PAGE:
What Does Instructure Mean?
So it turns out that I mostly just know English. I know a little bit of Cambodian, Spanish, Latin and I can say a few words in Nepalese and Russian, but mostly, just English. And when I mean English, I'm really just talking about the basic conversational type of English - not the precise grammatical type. The problem is that my brain isn't wired quite right to learn these sorts of things - like complex mathematics and foreign languages.
Newton knew Latin way better than me.
I took a couple of years of Latin in high school, and despite the best efforts of my dear teacher Mrs. Bisio, I actually did rather poorly. It's difficult to recall, but I think one of the issues was that I was always a little disturbed in Latin class. See, while all my friends were learning how to order food, talk about the weather and ask where the bathroom is in French and Spanish, I was learning about farms, soldiers, and slaves - and they were always killing each other for some reason. The content in the textbook seemed to always be related to violence, death, taxation, Roman roads and aqueducts. It was kind of a bummer.
Speaking of Latin and architecture, the word Instructure is actually derived from Latin. It's a combination of the Latin word instructus which means "to teach" and structure which means "to build". Devlin Daley and Brian Whitmer came up with this name when the company was founded. It's a great name - I think it captures what we are trying to do here - build something which enables teaching.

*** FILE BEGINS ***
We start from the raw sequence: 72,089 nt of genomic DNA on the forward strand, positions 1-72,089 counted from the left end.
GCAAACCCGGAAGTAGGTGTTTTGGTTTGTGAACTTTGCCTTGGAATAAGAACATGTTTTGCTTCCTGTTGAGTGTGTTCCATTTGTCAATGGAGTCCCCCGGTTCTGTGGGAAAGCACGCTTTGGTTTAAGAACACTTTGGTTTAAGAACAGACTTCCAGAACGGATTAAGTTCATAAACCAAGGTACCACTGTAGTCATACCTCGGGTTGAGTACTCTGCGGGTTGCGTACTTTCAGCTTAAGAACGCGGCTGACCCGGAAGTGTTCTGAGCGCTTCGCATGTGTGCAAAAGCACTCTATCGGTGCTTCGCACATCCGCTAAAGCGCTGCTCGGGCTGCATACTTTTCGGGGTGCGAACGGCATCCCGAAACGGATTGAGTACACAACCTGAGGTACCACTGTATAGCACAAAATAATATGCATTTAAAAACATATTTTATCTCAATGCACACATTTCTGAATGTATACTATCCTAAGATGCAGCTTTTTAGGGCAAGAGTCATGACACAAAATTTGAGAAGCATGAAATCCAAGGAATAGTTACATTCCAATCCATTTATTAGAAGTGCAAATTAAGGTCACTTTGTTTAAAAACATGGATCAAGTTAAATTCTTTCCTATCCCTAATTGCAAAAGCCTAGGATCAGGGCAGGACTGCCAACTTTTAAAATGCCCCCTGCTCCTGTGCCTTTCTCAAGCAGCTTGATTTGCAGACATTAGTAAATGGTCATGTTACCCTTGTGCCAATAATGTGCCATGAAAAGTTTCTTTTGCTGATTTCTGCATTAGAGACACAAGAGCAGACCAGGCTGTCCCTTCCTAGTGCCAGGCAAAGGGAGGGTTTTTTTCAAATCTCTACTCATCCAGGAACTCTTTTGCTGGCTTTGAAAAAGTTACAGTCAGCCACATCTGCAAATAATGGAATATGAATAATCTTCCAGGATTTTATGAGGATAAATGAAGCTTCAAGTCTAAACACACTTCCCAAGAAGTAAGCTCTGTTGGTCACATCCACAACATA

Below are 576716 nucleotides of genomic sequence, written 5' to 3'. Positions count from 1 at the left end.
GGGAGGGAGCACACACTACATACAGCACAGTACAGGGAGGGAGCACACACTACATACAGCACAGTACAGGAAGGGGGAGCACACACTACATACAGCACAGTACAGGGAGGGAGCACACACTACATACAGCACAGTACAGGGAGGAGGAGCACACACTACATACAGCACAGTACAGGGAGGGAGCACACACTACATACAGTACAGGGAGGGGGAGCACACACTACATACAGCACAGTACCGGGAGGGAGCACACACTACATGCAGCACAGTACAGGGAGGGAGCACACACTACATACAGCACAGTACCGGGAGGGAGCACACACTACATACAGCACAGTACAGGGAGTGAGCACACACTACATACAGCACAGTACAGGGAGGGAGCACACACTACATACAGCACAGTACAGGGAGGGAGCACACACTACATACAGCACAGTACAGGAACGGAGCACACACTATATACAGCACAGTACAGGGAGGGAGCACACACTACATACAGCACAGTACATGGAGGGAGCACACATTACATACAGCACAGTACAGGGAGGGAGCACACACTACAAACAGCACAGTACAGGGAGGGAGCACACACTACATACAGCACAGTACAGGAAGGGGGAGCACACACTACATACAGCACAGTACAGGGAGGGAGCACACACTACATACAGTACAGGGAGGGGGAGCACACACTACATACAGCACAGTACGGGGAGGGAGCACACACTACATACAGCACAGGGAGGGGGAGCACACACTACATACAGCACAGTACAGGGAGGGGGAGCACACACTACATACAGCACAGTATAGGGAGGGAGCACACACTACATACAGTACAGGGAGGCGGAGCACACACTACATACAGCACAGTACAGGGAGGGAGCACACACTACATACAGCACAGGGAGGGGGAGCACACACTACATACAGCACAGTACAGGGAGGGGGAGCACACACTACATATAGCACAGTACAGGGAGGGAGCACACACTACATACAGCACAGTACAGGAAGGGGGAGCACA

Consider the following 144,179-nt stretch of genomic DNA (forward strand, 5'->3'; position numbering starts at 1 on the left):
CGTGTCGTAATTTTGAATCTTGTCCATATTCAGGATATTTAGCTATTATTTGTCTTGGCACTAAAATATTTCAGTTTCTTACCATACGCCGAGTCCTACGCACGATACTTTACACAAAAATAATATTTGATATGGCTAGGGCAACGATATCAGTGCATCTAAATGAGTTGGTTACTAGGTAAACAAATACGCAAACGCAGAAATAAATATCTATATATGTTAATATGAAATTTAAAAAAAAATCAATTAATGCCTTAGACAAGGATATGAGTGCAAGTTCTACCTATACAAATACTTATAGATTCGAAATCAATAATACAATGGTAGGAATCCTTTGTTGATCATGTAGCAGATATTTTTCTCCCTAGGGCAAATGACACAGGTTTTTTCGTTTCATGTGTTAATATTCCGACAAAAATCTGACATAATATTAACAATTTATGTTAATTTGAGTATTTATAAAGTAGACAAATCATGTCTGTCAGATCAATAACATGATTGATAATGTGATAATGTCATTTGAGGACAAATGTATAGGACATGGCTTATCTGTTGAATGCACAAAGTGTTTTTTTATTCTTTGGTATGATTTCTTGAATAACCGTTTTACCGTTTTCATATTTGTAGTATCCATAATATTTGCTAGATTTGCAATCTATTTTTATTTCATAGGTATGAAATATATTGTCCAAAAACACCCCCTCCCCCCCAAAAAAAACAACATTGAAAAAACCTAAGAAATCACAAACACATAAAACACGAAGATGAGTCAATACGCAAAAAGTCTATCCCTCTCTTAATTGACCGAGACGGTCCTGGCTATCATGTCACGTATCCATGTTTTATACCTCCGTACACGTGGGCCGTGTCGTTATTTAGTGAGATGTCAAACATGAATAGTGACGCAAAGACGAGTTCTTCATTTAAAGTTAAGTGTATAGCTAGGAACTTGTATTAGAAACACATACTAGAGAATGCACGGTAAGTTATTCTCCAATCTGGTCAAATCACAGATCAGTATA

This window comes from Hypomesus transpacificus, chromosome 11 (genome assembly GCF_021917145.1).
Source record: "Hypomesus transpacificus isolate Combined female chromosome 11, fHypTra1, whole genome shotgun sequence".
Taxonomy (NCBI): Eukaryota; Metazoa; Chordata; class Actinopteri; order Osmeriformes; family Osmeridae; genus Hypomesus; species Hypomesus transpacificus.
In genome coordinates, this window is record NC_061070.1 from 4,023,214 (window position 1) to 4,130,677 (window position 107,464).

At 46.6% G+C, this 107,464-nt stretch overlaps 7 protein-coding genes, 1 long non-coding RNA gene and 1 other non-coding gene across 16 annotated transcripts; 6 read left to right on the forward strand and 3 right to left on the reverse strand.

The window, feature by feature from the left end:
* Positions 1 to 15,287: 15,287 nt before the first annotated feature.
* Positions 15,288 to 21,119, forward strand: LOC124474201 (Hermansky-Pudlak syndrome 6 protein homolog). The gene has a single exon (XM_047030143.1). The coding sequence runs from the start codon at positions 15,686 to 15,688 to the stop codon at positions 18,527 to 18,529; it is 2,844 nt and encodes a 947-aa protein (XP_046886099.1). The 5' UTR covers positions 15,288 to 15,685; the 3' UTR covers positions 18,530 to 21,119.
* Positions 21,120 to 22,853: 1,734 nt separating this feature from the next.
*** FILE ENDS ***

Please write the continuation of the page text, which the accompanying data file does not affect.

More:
The Romans built this sweet aqueduct in France in the first
century. It's 31 miles long. I wish I had an aqueduct like this.
I'm really excited about what we're doing here at Instructure - but it's not because I think technology is the "answer" to problems in education. I believe technology is necessary, but I don't believe it's sufficient to elevate education. Technology is only a tool, and a tool is only as good as the skill of the person that utilizes it. Our hope is that we are able to get a better tool into the hands of skilled teachers, students, and administrators and let them do what they are best at.
And yes, we did have toga parties, and no, I don't think taking Latin helped my SAT scores.
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